Bash Tips: History

· by Victor Mendonça · Read in about 3 min · (582 words) ·

Bash keeps a history of the commands you type in and saves them to ~/.bash_history. These commands can be accessed in many ways and there are a lot of configuration related on how they are saved. I’ll cover some basic functionality here.

Event Designators (!, !!, !*)

From MAN Pages

An event designator is a reference to a command line entry in the history list. Unless the reference is absolute, events are relative to the current position in the history list.

For the different examples below, assume we are running it against the same command (netstat -an | grep ':22'). This is to help you visualize the differences between each of the event designators.

Repeating the last command that starts with !string

You can run the most recent command starting with string by using !string.

$ !netstat
netstat -an | grep ':22'
tcp        0      0    *               LISTEN     
tcp6       0      0 :::22000                :::*                    LISTEN     
tcp6       0      0 :::22

Another example:

$ ls my_file.txt
.rw-r--r--     0 victor users 18 Oct 11:35  my_file.txt

$ ls my_folder
drwxr-xr-x     - victor users 18 Oct 11:35  my_folder

$ !ls
ls my_folder
drwxr-xr-x     - victor users 18 Oct 11:35  my_folder

Tip: you can use the :p option to print the command instead of running it

$ !netstat:p
netstat -an | grep ':22'

Repeating the same command with !!

As you may already know, the !! can be used for repeating the same command.

$ echo !!
echo netstat -an | grep ':22'

This is useful when you forget to use sudo on a command that requires sudo access.

For example:

$ systemctl daemon-reload
Failed to reload daemon: Access denied

$ sudo !!
sudo systemctl daemon-reload
[sudo] password for victor:

Re-using the last argument with !$

Another very useful option is the !$, which provides quick access to the last argument in a command.

$ echo !$
echo ':22'

This can come in handy if you need to repeat the last argument with another command.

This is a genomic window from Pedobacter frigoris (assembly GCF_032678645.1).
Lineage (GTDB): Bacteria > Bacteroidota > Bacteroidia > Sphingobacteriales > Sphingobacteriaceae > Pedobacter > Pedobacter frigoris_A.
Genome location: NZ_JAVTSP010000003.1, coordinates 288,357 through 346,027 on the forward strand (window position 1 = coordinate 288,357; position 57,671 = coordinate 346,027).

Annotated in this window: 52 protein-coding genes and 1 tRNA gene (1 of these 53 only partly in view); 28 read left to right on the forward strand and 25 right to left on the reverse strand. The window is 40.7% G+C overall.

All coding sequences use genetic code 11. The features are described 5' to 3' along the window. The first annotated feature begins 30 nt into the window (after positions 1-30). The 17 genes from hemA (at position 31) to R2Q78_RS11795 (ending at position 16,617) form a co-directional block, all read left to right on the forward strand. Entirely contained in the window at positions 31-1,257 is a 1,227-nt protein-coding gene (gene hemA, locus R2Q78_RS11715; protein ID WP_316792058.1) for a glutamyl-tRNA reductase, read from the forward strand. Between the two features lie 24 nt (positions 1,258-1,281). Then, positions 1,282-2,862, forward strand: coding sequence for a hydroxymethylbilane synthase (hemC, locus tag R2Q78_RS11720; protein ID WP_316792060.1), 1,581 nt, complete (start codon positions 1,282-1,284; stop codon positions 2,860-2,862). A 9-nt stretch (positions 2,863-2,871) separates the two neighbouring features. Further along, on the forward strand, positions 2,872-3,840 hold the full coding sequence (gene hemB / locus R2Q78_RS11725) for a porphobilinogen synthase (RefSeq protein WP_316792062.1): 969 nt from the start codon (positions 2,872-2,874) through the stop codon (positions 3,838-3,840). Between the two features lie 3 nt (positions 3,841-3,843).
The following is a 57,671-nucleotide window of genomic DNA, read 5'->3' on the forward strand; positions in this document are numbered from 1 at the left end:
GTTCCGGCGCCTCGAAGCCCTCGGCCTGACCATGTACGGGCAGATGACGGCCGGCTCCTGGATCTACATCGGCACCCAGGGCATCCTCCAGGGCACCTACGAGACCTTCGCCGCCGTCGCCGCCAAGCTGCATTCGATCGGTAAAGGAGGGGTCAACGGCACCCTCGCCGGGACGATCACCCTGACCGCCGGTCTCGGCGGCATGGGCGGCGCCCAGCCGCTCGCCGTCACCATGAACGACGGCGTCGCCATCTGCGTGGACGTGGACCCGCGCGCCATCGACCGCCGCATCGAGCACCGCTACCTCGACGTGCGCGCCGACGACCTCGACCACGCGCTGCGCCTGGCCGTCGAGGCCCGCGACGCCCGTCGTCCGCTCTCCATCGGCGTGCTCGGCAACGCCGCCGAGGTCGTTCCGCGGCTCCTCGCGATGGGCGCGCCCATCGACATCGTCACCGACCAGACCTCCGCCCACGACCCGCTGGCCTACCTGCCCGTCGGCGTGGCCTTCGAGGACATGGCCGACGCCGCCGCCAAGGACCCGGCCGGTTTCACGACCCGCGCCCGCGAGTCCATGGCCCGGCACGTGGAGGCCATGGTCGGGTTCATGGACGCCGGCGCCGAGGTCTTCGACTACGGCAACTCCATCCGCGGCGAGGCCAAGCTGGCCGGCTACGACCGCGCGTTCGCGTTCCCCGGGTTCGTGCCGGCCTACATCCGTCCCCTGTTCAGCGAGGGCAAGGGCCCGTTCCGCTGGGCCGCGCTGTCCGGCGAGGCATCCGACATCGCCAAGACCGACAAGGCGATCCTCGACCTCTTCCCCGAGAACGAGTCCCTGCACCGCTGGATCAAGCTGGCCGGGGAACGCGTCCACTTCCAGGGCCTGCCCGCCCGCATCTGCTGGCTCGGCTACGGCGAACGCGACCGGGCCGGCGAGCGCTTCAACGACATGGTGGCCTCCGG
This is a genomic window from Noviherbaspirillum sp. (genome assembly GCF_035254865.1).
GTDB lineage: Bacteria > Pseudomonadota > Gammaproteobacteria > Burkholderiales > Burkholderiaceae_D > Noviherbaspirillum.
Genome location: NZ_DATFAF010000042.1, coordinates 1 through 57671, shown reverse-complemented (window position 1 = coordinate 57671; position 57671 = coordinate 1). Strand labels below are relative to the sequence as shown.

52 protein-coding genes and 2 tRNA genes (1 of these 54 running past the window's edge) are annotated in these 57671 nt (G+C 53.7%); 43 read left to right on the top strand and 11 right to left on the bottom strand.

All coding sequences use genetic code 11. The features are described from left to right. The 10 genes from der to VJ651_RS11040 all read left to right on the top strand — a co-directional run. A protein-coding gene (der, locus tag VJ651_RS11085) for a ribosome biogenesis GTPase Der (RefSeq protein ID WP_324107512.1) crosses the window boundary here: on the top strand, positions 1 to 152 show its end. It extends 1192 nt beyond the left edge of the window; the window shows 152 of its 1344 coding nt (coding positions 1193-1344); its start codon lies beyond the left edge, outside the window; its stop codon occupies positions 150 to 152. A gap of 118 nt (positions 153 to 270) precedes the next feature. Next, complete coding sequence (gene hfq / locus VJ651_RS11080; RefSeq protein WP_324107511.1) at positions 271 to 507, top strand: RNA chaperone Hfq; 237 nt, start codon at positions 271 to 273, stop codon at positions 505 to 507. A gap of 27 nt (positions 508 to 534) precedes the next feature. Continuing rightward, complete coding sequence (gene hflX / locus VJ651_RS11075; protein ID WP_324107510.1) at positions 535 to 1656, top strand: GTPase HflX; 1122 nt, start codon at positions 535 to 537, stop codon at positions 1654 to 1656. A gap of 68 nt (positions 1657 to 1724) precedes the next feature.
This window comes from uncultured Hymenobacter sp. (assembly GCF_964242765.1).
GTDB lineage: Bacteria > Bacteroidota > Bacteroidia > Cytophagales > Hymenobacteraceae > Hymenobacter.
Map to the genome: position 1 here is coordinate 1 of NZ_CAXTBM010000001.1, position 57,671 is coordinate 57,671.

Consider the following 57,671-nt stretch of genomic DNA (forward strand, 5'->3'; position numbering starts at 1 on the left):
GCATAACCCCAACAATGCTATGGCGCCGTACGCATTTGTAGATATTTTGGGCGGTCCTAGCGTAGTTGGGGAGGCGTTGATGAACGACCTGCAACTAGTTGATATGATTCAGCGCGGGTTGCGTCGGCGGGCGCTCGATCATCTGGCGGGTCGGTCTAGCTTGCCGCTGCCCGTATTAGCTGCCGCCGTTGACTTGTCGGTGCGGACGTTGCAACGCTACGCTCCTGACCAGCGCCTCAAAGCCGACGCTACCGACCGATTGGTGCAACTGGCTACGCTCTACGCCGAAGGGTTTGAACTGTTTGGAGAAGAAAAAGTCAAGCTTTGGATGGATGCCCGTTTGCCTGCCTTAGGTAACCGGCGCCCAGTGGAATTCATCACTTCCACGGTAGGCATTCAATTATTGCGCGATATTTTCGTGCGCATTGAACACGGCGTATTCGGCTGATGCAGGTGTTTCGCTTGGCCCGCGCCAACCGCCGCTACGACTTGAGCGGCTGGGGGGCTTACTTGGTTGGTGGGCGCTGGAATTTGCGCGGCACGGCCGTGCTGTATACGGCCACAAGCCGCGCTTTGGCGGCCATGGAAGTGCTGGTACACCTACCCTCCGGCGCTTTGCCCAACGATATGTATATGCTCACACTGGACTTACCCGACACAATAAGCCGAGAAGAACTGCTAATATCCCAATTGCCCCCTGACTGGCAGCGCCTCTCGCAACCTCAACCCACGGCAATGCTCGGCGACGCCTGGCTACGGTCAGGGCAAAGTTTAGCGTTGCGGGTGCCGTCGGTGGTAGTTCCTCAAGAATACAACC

$ touch

$ vim !$

Another example:

$ mkdir myfolder

$ cd !$

The fc command

The command fc allows you to open commands in your history with an editor, modify the commands and then execute the modified version. It will use your default editor (as per $EDITOR), so make sure that is set.

Some common usage for fc:

  • fc -l - List your last commands
  • fc n - Edit the n command
  • fc -1 - Edit the last command
  • fc 20 22 - Edit commands 20 to 22

History Settings

On this section we talk a little bit about some of the configuration available for your Bash history.

Adds time to each command in history

# Sets up time for history
export HISTTIMEFORMAT="+%Y/%m/%d %T "

For example:

$ history | tail -n 10
  949  +2019/03/11 00:32:53 ssh seedbox
  950  +2019/03/11 16:05:53 cd .config/polybar
  951  +2019/03/11 16:05:56 ./
  952  +2019/03/11 17:49:38 lolbanner victor
  953  +2019/03/11 17:53:10 lolbanner test
  954  +2019/03/11 17:53:11 psg checkupdates
  955  +2019/03/11 17:53:11 clear
  956  +2019/03/11 17:53:11 echo hello 1
  957  +2019/03/11 17:53:11 history
  958  +2019/03/11 18:10:01 history | tail -n 10

Avoid duplicate entries

# Avoid duplicates
export HISTCONTROL=ignoredups:erasedups

Append entries

This comes in handy if you run multiple terminal emulators simultaneously. By default, the latest closed terminal emulator will overwrite history from the other windows. With this setting, changes are appended making sure all commands are saved to history.

# When the shell exits, append to the history file instead of overwriting it
shopt -s histappend
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